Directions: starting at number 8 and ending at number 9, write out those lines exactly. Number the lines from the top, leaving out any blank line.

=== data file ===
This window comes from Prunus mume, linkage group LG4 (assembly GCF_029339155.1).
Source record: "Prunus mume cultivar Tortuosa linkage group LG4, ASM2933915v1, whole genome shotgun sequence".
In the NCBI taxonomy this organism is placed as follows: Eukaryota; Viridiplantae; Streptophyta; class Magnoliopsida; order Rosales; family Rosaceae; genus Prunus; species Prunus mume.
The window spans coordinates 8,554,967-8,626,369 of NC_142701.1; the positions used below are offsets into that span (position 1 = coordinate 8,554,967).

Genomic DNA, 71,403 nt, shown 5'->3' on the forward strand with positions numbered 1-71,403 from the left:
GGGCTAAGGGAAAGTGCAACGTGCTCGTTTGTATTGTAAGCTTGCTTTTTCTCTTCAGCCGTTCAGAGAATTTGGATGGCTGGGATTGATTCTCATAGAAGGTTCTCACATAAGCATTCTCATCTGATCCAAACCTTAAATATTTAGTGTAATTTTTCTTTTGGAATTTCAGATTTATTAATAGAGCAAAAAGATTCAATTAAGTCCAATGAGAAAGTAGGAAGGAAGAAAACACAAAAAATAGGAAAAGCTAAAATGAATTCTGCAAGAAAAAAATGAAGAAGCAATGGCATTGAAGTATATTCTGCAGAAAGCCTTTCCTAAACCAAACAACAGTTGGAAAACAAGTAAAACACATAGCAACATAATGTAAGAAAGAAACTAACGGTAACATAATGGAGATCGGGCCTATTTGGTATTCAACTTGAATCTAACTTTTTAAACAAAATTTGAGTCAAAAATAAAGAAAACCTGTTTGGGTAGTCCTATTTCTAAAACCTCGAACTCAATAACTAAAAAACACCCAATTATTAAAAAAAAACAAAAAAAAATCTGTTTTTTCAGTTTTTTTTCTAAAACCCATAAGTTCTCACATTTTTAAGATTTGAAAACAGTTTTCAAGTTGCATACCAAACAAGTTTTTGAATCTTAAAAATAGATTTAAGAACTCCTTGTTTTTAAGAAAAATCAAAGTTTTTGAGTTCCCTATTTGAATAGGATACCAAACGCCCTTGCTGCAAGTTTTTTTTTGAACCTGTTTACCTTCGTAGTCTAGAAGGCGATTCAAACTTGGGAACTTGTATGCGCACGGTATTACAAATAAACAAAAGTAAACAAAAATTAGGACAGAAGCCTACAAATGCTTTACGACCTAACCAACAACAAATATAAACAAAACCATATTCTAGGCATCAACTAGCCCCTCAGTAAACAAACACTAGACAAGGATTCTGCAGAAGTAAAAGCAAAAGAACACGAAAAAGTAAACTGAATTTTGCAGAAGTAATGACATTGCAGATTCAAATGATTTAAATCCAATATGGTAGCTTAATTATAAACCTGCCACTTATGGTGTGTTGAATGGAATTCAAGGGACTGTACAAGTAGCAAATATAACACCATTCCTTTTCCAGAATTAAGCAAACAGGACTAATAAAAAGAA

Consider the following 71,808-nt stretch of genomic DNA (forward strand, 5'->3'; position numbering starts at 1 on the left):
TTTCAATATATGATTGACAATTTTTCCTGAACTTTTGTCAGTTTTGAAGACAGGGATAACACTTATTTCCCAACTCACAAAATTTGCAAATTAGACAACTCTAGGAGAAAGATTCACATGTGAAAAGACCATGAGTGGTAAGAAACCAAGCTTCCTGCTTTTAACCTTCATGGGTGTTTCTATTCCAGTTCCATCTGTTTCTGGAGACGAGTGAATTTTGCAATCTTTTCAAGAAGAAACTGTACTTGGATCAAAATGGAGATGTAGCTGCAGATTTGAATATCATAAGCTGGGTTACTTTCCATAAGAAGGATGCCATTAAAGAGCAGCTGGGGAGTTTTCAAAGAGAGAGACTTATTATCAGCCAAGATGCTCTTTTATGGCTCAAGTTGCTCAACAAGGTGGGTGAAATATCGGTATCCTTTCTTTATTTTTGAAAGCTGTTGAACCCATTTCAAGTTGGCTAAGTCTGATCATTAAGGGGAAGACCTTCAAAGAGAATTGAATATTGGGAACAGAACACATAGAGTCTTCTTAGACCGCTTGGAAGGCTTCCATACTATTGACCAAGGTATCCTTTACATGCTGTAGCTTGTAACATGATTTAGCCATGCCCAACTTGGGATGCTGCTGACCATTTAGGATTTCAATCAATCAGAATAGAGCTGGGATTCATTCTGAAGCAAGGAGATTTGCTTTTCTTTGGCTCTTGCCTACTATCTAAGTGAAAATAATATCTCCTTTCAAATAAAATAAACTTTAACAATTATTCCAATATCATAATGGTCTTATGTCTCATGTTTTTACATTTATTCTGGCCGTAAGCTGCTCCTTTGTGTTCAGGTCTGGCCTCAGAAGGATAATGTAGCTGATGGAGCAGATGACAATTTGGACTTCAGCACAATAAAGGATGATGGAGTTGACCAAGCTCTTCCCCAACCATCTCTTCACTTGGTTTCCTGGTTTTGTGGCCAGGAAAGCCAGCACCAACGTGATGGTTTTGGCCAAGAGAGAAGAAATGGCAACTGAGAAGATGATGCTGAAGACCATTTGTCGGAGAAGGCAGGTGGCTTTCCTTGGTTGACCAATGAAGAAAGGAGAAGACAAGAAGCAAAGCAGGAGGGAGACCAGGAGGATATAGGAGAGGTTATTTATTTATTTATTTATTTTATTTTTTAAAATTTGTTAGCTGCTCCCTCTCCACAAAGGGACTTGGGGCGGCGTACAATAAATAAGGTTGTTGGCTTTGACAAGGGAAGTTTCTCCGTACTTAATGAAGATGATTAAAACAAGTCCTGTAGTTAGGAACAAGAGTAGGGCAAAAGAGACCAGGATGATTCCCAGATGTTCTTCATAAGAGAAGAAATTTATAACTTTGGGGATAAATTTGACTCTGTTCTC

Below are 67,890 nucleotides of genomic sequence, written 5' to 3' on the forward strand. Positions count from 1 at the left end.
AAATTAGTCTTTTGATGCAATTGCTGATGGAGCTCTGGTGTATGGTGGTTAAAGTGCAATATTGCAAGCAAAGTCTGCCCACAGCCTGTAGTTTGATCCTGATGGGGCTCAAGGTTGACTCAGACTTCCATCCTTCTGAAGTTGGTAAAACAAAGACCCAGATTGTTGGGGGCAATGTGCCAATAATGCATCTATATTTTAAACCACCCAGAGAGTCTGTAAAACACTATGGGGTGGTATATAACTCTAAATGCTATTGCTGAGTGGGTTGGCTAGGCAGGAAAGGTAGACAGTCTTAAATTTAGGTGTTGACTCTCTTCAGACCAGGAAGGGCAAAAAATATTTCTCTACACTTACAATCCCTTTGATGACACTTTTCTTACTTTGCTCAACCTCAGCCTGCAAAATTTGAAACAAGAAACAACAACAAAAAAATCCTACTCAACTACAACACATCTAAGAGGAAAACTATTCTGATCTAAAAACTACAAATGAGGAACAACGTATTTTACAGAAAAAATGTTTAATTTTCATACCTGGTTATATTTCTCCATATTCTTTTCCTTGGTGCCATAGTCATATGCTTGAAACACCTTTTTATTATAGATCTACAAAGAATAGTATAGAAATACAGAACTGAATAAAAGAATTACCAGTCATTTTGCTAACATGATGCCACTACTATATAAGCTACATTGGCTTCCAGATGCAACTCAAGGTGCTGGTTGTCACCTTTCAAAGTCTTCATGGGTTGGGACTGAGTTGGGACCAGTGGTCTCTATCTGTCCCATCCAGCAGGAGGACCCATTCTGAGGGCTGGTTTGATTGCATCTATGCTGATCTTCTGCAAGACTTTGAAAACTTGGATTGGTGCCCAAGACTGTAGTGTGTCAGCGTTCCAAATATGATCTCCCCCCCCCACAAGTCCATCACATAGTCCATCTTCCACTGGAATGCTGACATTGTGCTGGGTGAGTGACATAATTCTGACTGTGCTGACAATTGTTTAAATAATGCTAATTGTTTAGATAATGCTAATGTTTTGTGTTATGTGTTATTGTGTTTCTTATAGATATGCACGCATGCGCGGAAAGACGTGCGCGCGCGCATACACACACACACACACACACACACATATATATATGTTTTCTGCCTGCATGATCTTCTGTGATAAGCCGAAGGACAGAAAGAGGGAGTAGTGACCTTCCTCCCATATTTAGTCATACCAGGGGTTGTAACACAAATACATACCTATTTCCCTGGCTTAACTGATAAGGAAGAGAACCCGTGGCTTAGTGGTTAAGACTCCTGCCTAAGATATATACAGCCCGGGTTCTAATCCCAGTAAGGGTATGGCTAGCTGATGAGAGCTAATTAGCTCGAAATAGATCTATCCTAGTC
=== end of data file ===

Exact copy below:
TTTCAATATATGATTGACAATTTTTCCTGAACTTTTGTCAGTTTTGAAGACAGGGATAACACTTATTTCCCAACTCACAAAATTTGCAAATTAGACAACTCTAGGAGAAAGATTCACATGTGAAAAGACCATGAGTGGTAAGAAACCAAGCTTCCTGCTTTTAACCTTCATGGGTGTTTCTATTCCAGTTCCATCTGTTTCTGGAGACGAGTGAATTTTGCAATCTTTTCAAGAAGAAACTGTACTTGGATCAAAATGGAGATGTAGCTGCAGATTTGAATATCATAAGCTGGGTTACTTTCCATAAGAAGGATGCCATTAAAGAGCAGCTGGGGAGTTTTCAAAGAGAGAGACTTATTATCAGCCAAGATGCTCTTTTATGGCTCAAGTTGCTCAACAAGGTGGGTGAAATATCGGTATCCTTTCTTTATTTTTGAAAGCTGTTGAACCCATTTCAAGTTGGCTAAGTCTGATCATTAAGGGGAAGACCTTCAAAGAGAATTGAATATTGGGAACAGAACACATAGAGTCTTCTTAGACCGCTTGGAAGGCTTCCATACTATTGACCAAGGTATCCTTTACATGCTGTAGCTTGTAACATGATTTAGCCATGCCCAACTTGGGATGCTGCTGACCATTTAGGATTTCAATCAATCAGAATAGAGCTGGGATTCATTCTGAAGCAAGGAGATTTGCTTTTCTTTGGCTCTTGCCTACTATCTAAGTGAAAATAATATCTCCTTTCAAATAAAATAAACTTTAACAATTATTCCAATATCATAATGGTCTTATGTCTCATGTTTTTACATTTATTCTGGCCGTAAGCTGCTCCTTTGTGTTCAGGTCTGGCCTCAGAAGGATAATGTAGCTGATGGAGCAGATGACAATTTGGACTTCAGCACAATAAAGGATGATGGAGTTGACCAAGCTCTTCCCCAACCATCTCTTCACTTGGTTTCCTGGTTTTGTGGCCAGGAAAGCCAGCACCAACGTGATGGTTTTGGCCAAGAGAGAAGAAATGGCAACTGAGAAGATGATGCTGAAGACCATTTGTCGGAGAAGGCAGGTGGCTTTCCTTGGTTGACCAATGAAGAAAGGAGAAGACAAGAAGCAAAGCAGGAGGGAGACCAGGAGGATATAGGAGAGGTTATTTATTTATTTATTTATTTTATTTTTTAAAATTTGTTAGCTGCTCCCTCTCCACAAAGGGACTTGGGGCGGCGTACAATAAATAAGGTTGTTGGCTTTGACAAGGGAAGTTTCTCCGTACTTAATGAAGATGATTAAAACAAGTCCTGTAGTTAGGAACAAGAGTAGGGCAAAAGAGACCAGGATGATTCCCAGATGTTCTTCATAAGAGAAGAAATTTATAACTTTGGGGATAAATTTGACTCTGTTCTC

Below are 67,890 nucleotides of genomic sequence, written 5' to 3' on the forward strand. Positions count from 1 at the left end.